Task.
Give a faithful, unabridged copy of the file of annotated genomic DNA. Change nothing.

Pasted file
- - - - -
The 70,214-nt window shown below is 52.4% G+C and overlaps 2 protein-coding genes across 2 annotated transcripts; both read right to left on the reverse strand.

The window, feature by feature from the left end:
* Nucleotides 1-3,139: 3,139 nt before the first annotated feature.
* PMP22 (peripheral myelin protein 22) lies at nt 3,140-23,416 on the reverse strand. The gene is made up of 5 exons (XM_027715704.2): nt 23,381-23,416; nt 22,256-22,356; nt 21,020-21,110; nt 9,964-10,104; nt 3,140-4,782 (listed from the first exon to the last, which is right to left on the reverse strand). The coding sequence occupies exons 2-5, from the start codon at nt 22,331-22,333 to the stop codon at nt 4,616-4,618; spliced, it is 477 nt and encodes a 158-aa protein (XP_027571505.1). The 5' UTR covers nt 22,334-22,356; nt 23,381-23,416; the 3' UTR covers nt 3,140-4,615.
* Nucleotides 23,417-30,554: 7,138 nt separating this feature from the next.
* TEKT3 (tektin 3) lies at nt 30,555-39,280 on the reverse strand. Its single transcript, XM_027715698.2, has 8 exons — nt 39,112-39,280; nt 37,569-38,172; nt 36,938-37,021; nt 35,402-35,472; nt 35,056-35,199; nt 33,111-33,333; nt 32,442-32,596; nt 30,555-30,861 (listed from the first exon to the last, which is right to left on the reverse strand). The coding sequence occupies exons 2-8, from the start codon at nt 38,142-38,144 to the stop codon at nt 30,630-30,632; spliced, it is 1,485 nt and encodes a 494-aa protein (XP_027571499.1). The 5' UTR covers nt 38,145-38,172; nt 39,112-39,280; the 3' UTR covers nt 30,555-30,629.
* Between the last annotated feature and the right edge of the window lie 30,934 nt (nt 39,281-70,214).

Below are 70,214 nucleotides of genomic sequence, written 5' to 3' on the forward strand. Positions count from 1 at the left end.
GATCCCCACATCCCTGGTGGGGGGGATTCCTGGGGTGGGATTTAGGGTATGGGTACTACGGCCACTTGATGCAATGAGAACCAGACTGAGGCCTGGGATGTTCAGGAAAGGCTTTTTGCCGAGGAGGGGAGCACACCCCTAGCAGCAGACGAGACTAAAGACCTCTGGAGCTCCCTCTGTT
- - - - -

The 70,214-nt window shown below is 52.4% G+C and overlaps 2 protein-coding genes across 2 annotated transcripts; both read right to left on the reverse strand.

The window, feature by feature from the left end:
* Nucleotides 1-3,139: 3,139 nt before the first annotated feature.
* PMP22 (peripheral myelin protein 22) lies at nt 3,140-23,416 on the reverse strand. The gene is made up of 5 exons (XM_027715704.2): nt 23,381-23,416; nt 22,256-22,356; nt 21,020-21,110; nt 9,964-10,104; nt 3,140-4,782 (listed from the first exon to the last, which is right to left on the reverse strand). The coding sequence occupies exons 2-5, from the start codon at nt 22,331-22,333 to the stop codon at nt 4,616-4,618; spliced, it is 477 nt and encodes a 158-aa protein (XP_027571505.1). The 5' UTR covers nt 22,334-22,356; nt 23,381-23,416; the 3' UTR covers nt 3,140-4,615.
* Nucleotides 23,417-30,554: 7,138 nt separating this feature from the next.
* TEKT3 (tektin 3) lies at nt 30,555-39,280 on the reverse strand. Its single transcript, XM_027715698.2, has 8 exons — nt 39,112-39,280; nt 37,569-38,172; nt 36,938-37,021; nt 35,402-35,472; nt 35,056-35,199; nt 33,111-33,333; nt 32,442-32,596; nt 30,555-30,861 (listed from the first exon to the last, which is right to left on the reverse strand). The coding sequence occupies exons 2-8, from the start codon at nt 38,142-38,144 to the stop codon at nt 30,630-30,632; spliced, it is 1,485 nt and encodes a 494-aa protein (XP_027571499.1). The 5' UTR covers nt 38,145-38,172; nt 39,112-39,280; the 3' UTR covers nt 30,555-30,629.
* Between the last annotated feature and the right edge of the window lie 30,934 nt (nt 39,281-70,214).

Below are 70,214 nucleotides of genomic sequence, written 5' to 3' on the forward strand. Positions count from 1 at the left end.
GATCCCCACATCCCTGGTGGGGGGGATTCCTGGGGTGGGATTTAGGGTATGGGTACTACGGCCACTTGATGCAATGAGAACCAGACTGAGGCCTGGGATGTTCAGGAAAGGCTTTTTGCCGAGGAGGGGAGCACACCCCTAGCAGCAGACGAGACTAAAGACCTCTGGAGCTCCCTCTGTT